Strawberry jam party! Nothing like jamming with friends.

Luminous peach vanilla jam.

Fall is definitely on its way, and thoughts of winter are creeping into my consciousness after months of reveling in the glories of bare feet and short sleeves. The apples are making their way towards ripeness, and in the meantime, I am taking a little break from preserving. 

Tuesday, July 12, 2011

Drink of The Gods!

Mead. Zeus drank it. Hoards of rampaging Vikings drank it. Now you, too, can revel in the glory of mead. Mead is honey wine, the first known fermented beverage. Ever. It has historically been a very common way to booze it up - and by common, I mean pretty much every culture has made and enjoyed some type of mead. Sadly, with the industrialization of alcohol production, it's pretty hard to find commercially made mead. Lucky for you, you can make your own at home. I recommend you try making cider or wine with fruit before you make mead, because it can be a tricky one.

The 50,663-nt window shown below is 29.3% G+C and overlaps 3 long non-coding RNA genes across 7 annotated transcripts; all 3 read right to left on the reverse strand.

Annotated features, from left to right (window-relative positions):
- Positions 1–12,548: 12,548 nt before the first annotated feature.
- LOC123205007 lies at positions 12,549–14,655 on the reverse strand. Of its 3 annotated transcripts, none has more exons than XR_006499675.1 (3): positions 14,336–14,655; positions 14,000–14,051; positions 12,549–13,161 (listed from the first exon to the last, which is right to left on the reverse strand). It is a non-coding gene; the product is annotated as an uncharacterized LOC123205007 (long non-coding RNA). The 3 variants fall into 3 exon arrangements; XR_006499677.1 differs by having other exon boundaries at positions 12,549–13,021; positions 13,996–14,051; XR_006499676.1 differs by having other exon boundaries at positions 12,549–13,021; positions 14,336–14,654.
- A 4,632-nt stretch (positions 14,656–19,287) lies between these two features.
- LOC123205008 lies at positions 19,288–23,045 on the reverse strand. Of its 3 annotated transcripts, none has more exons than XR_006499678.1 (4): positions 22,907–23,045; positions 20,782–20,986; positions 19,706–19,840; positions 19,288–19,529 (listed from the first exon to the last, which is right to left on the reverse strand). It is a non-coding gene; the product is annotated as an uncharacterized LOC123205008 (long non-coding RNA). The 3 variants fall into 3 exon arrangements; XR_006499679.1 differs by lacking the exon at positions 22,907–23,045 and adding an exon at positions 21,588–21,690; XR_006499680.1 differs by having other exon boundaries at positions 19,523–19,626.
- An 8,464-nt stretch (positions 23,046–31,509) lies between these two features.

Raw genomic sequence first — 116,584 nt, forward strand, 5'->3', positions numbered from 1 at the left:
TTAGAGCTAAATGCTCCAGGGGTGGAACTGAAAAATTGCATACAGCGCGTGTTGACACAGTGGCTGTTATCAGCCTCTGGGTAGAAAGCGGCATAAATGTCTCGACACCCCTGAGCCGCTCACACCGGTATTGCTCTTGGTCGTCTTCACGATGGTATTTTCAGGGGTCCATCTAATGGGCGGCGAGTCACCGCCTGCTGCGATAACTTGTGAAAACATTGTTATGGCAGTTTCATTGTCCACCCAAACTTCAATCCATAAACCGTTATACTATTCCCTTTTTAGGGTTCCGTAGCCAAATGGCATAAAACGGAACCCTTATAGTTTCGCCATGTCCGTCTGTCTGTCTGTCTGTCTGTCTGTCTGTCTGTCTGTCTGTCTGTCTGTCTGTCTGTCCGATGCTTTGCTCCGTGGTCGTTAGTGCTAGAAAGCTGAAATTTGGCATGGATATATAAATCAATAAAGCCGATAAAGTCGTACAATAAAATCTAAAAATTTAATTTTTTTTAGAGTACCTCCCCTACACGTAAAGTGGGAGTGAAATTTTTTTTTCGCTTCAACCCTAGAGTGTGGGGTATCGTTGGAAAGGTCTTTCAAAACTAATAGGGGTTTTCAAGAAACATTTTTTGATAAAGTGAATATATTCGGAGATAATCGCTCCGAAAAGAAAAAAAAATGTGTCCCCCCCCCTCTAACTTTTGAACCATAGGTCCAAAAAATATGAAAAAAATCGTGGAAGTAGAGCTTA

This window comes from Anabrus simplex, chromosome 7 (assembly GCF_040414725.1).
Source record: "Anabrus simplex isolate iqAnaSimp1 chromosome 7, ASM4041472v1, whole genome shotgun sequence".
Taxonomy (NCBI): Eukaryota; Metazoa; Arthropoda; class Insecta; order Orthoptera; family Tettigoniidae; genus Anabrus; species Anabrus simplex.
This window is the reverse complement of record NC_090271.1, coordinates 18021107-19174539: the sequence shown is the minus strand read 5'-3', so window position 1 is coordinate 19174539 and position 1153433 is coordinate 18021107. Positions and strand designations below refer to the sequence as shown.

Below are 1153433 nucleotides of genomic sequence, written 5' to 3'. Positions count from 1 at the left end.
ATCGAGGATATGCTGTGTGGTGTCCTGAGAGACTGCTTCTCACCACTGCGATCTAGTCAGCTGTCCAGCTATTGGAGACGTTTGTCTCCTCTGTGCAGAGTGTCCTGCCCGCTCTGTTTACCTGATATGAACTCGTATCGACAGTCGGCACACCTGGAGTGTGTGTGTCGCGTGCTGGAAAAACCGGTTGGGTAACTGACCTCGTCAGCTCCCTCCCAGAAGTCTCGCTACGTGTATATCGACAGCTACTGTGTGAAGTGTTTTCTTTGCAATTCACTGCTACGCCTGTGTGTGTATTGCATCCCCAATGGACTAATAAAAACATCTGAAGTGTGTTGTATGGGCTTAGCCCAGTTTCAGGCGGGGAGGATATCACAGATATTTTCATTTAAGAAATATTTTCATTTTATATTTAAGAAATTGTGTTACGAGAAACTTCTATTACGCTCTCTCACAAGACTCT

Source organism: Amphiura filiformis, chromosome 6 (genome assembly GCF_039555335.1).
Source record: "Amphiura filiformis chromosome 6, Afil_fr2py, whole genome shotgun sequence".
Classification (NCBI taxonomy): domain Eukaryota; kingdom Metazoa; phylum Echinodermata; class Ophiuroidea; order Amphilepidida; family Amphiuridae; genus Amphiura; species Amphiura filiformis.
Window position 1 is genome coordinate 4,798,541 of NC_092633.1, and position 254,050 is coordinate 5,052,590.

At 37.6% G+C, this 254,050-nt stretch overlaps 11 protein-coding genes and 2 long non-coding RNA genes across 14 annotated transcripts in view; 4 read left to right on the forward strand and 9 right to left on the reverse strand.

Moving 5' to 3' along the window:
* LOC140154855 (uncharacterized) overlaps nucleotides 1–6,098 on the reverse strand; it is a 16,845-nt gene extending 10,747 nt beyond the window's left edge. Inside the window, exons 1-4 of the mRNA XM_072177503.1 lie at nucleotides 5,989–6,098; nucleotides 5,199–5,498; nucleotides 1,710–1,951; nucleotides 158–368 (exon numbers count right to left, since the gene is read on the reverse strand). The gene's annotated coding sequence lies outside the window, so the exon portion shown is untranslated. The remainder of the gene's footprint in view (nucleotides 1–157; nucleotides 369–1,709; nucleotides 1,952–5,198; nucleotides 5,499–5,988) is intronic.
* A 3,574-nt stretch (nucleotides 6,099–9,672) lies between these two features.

This recipe is for cyser, or apple mead. I like apples in my booze. You could use a different kind of juice to suit your taste. 

What You Need:
All the equipment listed in my basic cider post.
An additional fermentation vessel. I use the glass jugs that the juice comes in with
An additional air lock and stopper. 
Honey, 10 cups
Apple juice (with no preservatives), 2.5 gallons
Water, 5 quarts
Black tea, 5 cups
1 package of champagne yeast
5 teaspoons acid blend (available at your FLHBS)
5 teaspoons yeast nutrient (also available at your FLHBS)

Heat the water and stir in the honey,  along with the acid blend, yeast nutrient, and tea. I forgot the tea until the last minute and added it afterward, and it turned out ok - so there is room for error here. Stir the honey until it's dissolved, and simmer for five minutes. Turn the heat off and let it cool down to body temperature, then add the honey mixture to the juice and yeast in the primary fermentation vessel. Snap on the lid and airlock and let the yeast do the work.